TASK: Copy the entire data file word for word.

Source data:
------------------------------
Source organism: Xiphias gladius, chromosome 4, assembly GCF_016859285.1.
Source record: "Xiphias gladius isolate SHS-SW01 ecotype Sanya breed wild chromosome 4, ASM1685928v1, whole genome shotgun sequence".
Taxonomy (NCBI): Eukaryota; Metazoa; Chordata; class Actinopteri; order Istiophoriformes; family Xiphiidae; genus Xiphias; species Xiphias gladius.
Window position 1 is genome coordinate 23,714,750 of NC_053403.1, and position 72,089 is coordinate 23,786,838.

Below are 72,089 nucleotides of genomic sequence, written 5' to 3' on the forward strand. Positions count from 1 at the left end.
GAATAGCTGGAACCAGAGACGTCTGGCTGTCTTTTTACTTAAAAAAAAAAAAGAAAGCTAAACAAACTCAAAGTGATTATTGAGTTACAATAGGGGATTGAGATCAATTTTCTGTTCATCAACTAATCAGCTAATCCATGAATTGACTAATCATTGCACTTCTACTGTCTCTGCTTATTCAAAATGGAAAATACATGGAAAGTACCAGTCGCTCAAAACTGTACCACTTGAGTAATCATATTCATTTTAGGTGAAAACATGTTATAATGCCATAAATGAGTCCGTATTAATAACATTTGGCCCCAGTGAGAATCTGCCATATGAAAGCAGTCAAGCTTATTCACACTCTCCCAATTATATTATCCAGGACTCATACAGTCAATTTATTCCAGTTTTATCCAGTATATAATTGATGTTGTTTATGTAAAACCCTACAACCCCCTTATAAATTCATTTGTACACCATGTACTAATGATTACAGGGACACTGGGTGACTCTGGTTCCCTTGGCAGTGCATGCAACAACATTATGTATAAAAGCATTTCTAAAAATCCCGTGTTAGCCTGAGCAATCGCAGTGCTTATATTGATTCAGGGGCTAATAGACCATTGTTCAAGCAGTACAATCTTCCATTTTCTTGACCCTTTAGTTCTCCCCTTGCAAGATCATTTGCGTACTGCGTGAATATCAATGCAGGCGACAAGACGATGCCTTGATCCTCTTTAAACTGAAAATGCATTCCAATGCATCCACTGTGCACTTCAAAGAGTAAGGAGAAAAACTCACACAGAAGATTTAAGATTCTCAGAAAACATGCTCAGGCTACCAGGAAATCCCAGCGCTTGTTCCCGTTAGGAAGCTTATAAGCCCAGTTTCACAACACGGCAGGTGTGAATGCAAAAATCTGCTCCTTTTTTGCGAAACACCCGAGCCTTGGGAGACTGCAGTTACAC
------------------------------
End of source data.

Source organism: Xiphias gladius, chromosome 4, assembly GCF_016859285.1.
Source record: "Xiphias gladius isolate SHS-SW01 ecotype Sanya breed wild chromosome 4, ASM1685928v1, whole genome shotgun sequence".
Taxonomy (NCBI): Eukaryota; Metazoa; Chordata; class Actinopteri; order Istiophoriformes; family Xiphiidae; genus Xiphias; species Xiphias gladius.
Window position 1 is genome coordinate 23,714,750 of NC_053403.1, and position 72,089 is coordinate 23,786,838.

Below are 72,089 nucleotides of genomic sequence, written 5' to 3' on the forward strand. Positions count from 1 at the left end.
GAATAGCTGGAACCAGAGACGTCTGGCTGTCTTTTTACTTAAAAAAAAAAAAGAAAGCTAAACAAACTCAAAGTGATTATTGAGTTACAATAGGGGATTGAGATCAATTTTCTGTTCATCAACTAATCAGCTAATCCATGAATTGACTAATCATTGCACTTCTACTGTCTCTGCTTATTCAAAATGGAAAATACATGGAAAGTACCAGTCGCTCAAAACTGTACCACTTGAGTAATCATATTCATTTTAGGTGAAAACATGTTATAATGCCATAAATGAGTCCGTATTAATAACATTTGGCCCCAGTGAGAATCTGCCATATGAAAGCAGTCAAGCTTATTCACACTCTCCCAATTATATTATCCAGGACTCATACAGTCAATTTATTCCAGTTTTATCCAGTATATAATTGATGTTGTTTATGTAAAACCCTACAACCCCCTTATAAATTCATTTGTACACCATGTACTAATGATTACAGGGACACTGGGTGACTCTGGTTCCCTTGGCAGTGCATGCAACAACATTATGTATAAAAGCATTTCTAAAAATCCCGTGTTAGCCTGAGCAATCGCAGTGCTTATATTGATTCAGGGGCTAATAGACCATTGTTCAAGCAGTACAATCTTCCATTTTCTTGACCCTTTAGTTCTCCCCTTGCAAGATCATTTGCGTACTGCGTGAATATCAATGCAGGCGACAAGACGATGCCTTGATCCTCTTTAAACTGAAAATGCATTCCAATGCATCCACTGTGCACTTCAAAGAGTAAGGAGAAAAACTCACACAGAAGATTTAAGATTCTCAGAAAACATGCTCAGGCTACCAGGAAATCCCAGCGCTTGTTCCCGTTAGGAAGCTTATAAGCCCAGTTTCACAACACGGCAGGTGTGAATGCAAAAATCTGCTCCTTTTTTGCGAAACACCCGAGCCTTGGGAGACTGCAGTTACAC